Protesters took to Gyro Park Wednesday afternoon to amplify their demand for Grand Forks to act quickly and establish a winter shelter for people experiencing homelessness in the area.
“It’s so cold out there at night, people are freezing in a motorhome,” said Mona Rosengren, who is living in a trailer east of downtown at the Moto site. “It’s an ice bucket,” she added.
A couple dozen local demonstrators, joined by activist Ivan Drury of the Alliance Against Displacement – a group that has staged rallies in Maple Ridge and Nanaimo – took to the park to speak about what they said is an urgent need to speed up the process of getting a shelter set up in Grand Forks.
“We want the city to do something about a shelter now,” said Grand Forks Humanitarian Action Group (GFHAG) member Terri Taggart – “not in three weeks – now.”
Flanked by members of the homeless community in Grand Forks and fellow GFHAG supporters, Lorraine Dick took to the microphone to explain what she sees happening in Grand Forks.
“When did we start to believe that some lives are worth less than others,” said Dick, drawing a line between delays and the the health risk to people living outdoors. “This is a moral issue, not a judgemental one,” Dick added.
Both Taggart and Dick expressed frustration with the time that the City and the Social Services Advisory Group (SSAG) have taken to settle on a solution. The SSAG has been meeting since mid-August to work out a shelter solution for this winter. At a meeting on Aug. 13, the group agreed that the city needed an emergency winter shelter.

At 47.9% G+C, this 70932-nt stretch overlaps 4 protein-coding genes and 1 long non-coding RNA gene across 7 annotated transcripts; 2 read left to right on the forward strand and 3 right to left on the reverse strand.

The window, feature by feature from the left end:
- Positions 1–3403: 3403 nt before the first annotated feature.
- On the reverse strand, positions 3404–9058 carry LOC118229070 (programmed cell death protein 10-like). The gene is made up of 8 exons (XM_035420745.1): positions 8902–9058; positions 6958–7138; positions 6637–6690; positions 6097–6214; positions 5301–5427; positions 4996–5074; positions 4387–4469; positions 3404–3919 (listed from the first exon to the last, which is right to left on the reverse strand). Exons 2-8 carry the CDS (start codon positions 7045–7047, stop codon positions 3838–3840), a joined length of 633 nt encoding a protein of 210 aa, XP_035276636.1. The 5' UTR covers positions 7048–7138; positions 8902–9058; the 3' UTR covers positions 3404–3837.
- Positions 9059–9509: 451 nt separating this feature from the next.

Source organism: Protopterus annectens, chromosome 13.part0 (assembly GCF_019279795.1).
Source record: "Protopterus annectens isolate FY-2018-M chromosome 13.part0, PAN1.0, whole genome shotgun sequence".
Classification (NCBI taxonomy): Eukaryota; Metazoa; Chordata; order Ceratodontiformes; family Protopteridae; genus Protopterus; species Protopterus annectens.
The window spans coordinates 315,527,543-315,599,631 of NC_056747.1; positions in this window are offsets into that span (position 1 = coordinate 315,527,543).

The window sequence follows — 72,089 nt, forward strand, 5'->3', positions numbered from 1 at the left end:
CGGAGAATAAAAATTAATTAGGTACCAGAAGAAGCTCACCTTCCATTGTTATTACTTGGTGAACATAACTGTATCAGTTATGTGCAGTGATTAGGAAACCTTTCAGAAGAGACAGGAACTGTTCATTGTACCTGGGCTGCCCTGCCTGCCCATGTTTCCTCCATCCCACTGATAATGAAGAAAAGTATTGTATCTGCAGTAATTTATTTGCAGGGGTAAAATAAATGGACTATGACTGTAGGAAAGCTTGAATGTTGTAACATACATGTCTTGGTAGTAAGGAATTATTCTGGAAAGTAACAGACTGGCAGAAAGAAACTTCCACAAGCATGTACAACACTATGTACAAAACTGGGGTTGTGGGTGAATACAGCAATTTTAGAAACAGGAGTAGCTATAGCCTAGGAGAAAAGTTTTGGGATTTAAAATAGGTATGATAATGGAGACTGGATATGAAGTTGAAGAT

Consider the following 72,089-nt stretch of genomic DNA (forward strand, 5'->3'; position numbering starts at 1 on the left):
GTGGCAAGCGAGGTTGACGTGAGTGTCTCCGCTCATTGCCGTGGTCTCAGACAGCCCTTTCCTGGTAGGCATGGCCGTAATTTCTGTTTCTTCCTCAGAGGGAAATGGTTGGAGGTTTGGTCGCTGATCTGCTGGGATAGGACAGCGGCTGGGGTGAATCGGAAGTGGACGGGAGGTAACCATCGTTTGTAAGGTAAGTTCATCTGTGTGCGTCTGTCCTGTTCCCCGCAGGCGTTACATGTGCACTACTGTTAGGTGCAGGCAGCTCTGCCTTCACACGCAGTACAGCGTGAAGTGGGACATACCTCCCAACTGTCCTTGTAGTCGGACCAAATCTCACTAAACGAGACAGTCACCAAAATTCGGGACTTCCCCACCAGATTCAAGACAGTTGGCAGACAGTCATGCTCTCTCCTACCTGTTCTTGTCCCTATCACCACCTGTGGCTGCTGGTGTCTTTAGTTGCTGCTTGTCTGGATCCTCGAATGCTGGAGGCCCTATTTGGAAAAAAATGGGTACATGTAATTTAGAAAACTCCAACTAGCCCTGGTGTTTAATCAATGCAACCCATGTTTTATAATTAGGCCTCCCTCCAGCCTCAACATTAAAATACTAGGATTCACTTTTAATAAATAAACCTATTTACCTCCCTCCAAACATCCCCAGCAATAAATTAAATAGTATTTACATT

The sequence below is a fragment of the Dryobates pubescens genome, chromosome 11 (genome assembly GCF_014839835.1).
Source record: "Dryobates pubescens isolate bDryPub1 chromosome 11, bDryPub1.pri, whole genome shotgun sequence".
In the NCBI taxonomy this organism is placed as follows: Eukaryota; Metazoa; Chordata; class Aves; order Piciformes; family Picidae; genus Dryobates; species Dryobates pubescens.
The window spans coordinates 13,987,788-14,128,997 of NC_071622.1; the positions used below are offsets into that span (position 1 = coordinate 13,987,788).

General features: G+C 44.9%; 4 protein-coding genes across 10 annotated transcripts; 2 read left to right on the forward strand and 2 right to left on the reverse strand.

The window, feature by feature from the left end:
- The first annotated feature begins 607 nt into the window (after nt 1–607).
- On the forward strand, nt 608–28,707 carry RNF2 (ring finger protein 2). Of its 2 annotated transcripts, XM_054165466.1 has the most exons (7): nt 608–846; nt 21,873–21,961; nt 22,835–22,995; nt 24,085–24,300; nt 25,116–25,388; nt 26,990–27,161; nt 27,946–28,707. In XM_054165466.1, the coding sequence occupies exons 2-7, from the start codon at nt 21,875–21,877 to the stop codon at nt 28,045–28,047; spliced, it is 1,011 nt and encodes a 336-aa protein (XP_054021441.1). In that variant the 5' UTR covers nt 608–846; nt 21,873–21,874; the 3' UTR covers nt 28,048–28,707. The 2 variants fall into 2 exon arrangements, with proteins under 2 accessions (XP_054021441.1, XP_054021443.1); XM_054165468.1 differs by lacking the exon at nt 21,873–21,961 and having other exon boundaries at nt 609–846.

Since then, the group has been sending letters to churches and other facility owners that may have the capacity to offer an emergency shelter space. The group has also expressed interest to Interior Health to make use of the former women’s transition house at the hospital as a shelter, though no official word from the health authority has come back yet.
In order to set up a BC Housing-funded shelter in Grand Forks, the Crown corporation has said that it needs three things confirmed: a location, an operator and the approval from council. As of yet, none of the three pillars are confirmed, despite several churches having looked into the possibility of offering the space and the advisory group reaching out to other organizations.
“I know the intention is good,” said Taggart of the advisory group’s work, “but what I see happen is everything getting lost in bureaucracy.”
“We want to send a message to the City and the province that these people are freezing to death,” said Taggart. “Where’s our humanity?”